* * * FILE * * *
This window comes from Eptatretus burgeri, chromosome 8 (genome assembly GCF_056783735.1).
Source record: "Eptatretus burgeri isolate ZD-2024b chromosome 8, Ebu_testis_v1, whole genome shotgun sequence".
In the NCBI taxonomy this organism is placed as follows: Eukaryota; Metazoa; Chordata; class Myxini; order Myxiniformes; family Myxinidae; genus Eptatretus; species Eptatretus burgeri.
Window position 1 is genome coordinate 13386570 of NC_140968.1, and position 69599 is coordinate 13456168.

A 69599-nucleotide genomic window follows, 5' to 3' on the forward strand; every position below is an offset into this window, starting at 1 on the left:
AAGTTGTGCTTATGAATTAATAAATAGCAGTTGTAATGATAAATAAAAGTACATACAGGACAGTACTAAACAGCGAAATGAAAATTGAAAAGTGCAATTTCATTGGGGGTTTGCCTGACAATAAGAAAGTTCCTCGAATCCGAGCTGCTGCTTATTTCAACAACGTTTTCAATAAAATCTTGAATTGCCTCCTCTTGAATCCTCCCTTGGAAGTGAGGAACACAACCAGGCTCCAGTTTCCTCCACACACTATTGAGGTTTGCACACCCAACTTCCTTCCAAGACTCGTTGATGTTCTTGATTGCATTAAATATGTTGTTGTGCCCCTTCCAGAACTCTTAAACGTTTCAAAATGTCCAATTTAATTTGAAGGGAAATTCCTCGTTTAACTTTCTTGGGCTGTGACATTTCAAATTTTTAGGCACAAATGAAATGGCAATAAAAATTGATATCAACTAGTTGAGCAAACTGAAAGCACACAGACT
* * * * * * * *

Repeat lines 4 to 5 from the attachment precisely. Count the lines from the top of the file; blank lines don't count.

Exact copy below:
Window position 1 is genome coordinate 13386570 of NC_140968.1, and position 69599 is coordinate 13456168.

A 69599-nucleotide genomic window follows, 5' to 3' on the forward strand; every position below is an offset into this window, starting at 1 on the left: